The longer you stand on the platform with your guide, the more the scene unfolds in a Where’s Waldo-type way where there’s more to see everywhere you look. Look overhead and the complicated grid of systems in the ceiling transports plane noses, wings, and other fuselage parts across the massive facility and lowers them in place as the plane is built. Gaze off into the distance at you might see landing gear or wing flaps move as part of the testing phases. Straight below you can see white boards with diagrams, crates containing rows of seats ready to install, and bins containing an array of parts.
Your incredibly knowledgeable tour guide is happy to tell you about anything you see or answer any questions in your 90 minutes together but as you gaze at the production hangar space, you may just find yourself achieving aviation zen and soaking in the scene before your time ends. After all, it was pretty magical to stand inside the very facility that built the 767 that brought me and Thomas to Seattle earlier that day.
Things to Know Before You Go on Your Boeing Tour
- Tickets are available for advance purchase via the Future of Flight website. I’d highly recommend buying in advance to ensure you’re able to secure a date and time for a tour during your time in the Pacific Northwest. They do sell out, especially in the busy summer months!
- There are restrictions for the tour for safety reasons so be sure to read them here before purchasing your ticket. Families should know:
- kids have to be at least 4 feet to go on the tour
- babies can’t be carried during the tour
- Cameras, video cameras, phones, purses, and backpacks are prohibited, meaning you can’t bring them on the tour AT ALL. You can leave them in your car or in the free on-site lockers located just inside the Future of Flight entrance. Yes, this means no photos while on the Boeing Tour but you can take a free photo with a green screen at the Future of Flight and email a copy to yourself as a souvenir.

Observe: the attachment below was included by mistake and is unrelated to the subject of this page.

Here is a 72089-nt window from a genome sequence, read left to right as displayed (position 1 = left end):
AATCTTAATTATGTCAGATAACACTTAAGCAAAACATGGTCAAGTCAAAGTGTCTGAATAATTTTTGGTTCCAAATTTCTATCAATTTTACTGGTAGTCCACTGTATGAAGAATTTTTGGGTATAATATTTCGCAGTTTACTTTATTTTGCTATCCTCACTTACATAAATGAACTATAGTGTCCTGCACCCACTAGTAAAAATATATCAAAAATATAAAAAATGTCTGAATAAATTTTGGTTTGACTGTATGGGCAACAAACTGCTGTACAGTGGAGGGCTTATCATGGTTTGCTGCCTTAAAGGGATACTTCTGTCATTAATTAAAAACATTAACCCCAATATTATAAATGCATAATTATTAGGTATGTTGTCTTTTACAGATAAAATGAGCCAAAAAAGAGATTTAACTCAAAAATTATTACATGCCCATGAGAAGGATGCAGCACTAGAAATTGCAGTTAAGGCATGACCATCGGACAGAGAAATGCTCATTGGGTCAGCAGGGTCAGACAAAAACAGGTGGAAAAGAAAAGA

- The tour ends in the gift shop where pricey plane models and STEM toys will grab your kid’s attention. Fun low budget souvenirs for collectors and true AV geeks are the stickers that bear the numbers of the planes produced at the Boeing Factory in Everett. They can be found by the registers just inside the gift shop closest to the main lobby.
- Get there early so you don’t miss your scheduled tour. While you wait, you can enjoy the Future of Flight Center that features hands-on experiments related to flight in the Family Zone, fun photo opps next to a 777 engine, and a and be sure to head upstairs to gaze at a line of brand new planes ready for their inaugural flight from outdoor The Strato Deck.
- If you get there really early, the Mukilteo Lighthouse is 15 minutes away and is a picturesque place on the water to get out and stretch your legs. Right before you get to the lighthouse, you’ll pass an Ivar’s. There’s a sit down restaurant or the Fish Bar is #17 on this list here and serves the same fare as the one we went to at Pier 54!
Huge thanks to Hyundai loaning us a 2018 Elantra GT where we got to personally experience the vehicle’s tagline, Take on Any Adventure, during our time in Seattle. This comfortable vehicle was a dream to handle on slick freeways and traversing the hills in Downtown Seattle while keeping us warm during our time in the rainy city. Major points for the panoramic sunroof that let Thomas enjoy an incredible view of the Pacific Northwest scenery from the back seat, seat warmers that heated up quickly, and a roomy hatchback that kept our luggage out of view from prying eyes as we drove around the city.
This adventure was done as part of a trip to Seattle as a Nintendo Family Ambassador where our flights to Seattle, accommodations, and some meals were paid for by Nintendo. I received a complimentary press ticket for the Future of Flight Aviation Center & Boeing Tour and the Hyundai loan for the time I was in Seattle but all other experiences (including Thomas’ ticket for Future of Flight) were personally paid for.